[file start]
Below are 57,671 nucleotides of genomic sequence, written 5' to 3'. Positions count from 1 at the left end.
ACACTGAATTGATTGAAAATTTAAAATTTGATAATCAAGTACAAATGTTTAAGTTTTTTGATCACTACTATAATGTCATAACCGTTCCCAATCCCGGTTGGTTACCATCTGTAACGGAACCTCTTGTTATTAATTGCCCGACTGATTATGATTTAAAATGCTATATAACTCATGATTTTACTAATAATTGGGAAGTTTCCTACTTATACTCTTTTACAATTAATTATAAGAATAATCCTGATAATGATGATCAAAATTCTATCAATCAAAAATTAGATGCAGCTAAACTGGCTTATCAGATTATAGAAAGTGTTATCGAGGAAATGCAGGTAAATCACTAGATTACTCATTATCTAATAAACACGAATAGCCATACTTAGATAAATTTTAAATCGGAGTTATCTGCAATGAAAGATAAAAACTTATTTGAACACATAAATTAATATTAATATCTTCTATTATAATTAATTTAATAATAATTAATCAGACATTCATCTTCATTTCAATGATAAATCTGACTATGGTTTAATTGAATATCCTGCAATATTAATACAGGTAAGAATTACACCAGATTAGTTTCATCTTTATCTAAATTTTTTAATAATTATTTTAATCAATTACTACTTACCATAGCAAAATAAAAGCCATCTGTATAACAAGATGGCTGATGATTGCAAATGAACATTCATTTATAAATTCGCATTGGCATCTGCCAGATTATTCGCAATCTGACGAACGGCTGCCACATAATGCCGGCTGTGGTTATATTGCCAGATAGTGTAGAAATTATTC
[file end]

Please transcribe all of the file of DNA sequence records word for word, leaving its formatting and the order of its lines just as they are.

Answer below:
Below are 57,671 nucleotides of genomic sequence, written 5' to 3'. Positions count from 1 at the left end.
ACACTGAATTGATTGAAAATTTAAAATTTGATAATCAAGTACAAATGTTTAAGTTTTTTGATCACTACTATAATGTCATAACCGTTCCCAATCCCGGTTGGTTACCATCTGTAACGGAACCTCTTGTTATTAATTGCCCGACTGATTATGATTTAAAATGCTATATAACTCATGATTTTACTAATAATTGGGAAGTTTCCTACTTATACTCTTTTACAATTAATTATAAGAATAATCCTGATAATGATGATCAAAATTCTATCAATCAAAAATTAGATGCAGCTAAACTGGCTTATCAGATTATAGAAAGTGTTATCGAGGAAATGCAGGTAAATCACTAGATTACTCATTATCTAATAAACACGAATAGCCATACTTAGATAAATTTTAAATCGGAGTTATCTGCAATGAAAGATAAAAACTTATTTGAACACATAAATTAATATTAATATCTTCTATTATAATTAATTTAATAATAATTAATCAGACATTCATCTTCATTTCAATGATAAATCTGACTATGGTTTAATTGAATATCCTGCAATATTAATACAGGTAAGAATTACACCAGATTAGTTTCATCTTTATCTAAATTTTTTAATAATTATTTTAATCAATTACTACTTACCATAGCAAAATAAAAGCCATCTGTATAACAAGATGGCTGATGATTGCAAATGAACATTCATTTATAAATTCGCATTGGCATCTGCCAGATTATTCGCAATCTGACGAACGGCTGCCACATAATGCCGGCTGTGGTTATATTGCCAGATAGTGTAGAAATTATTC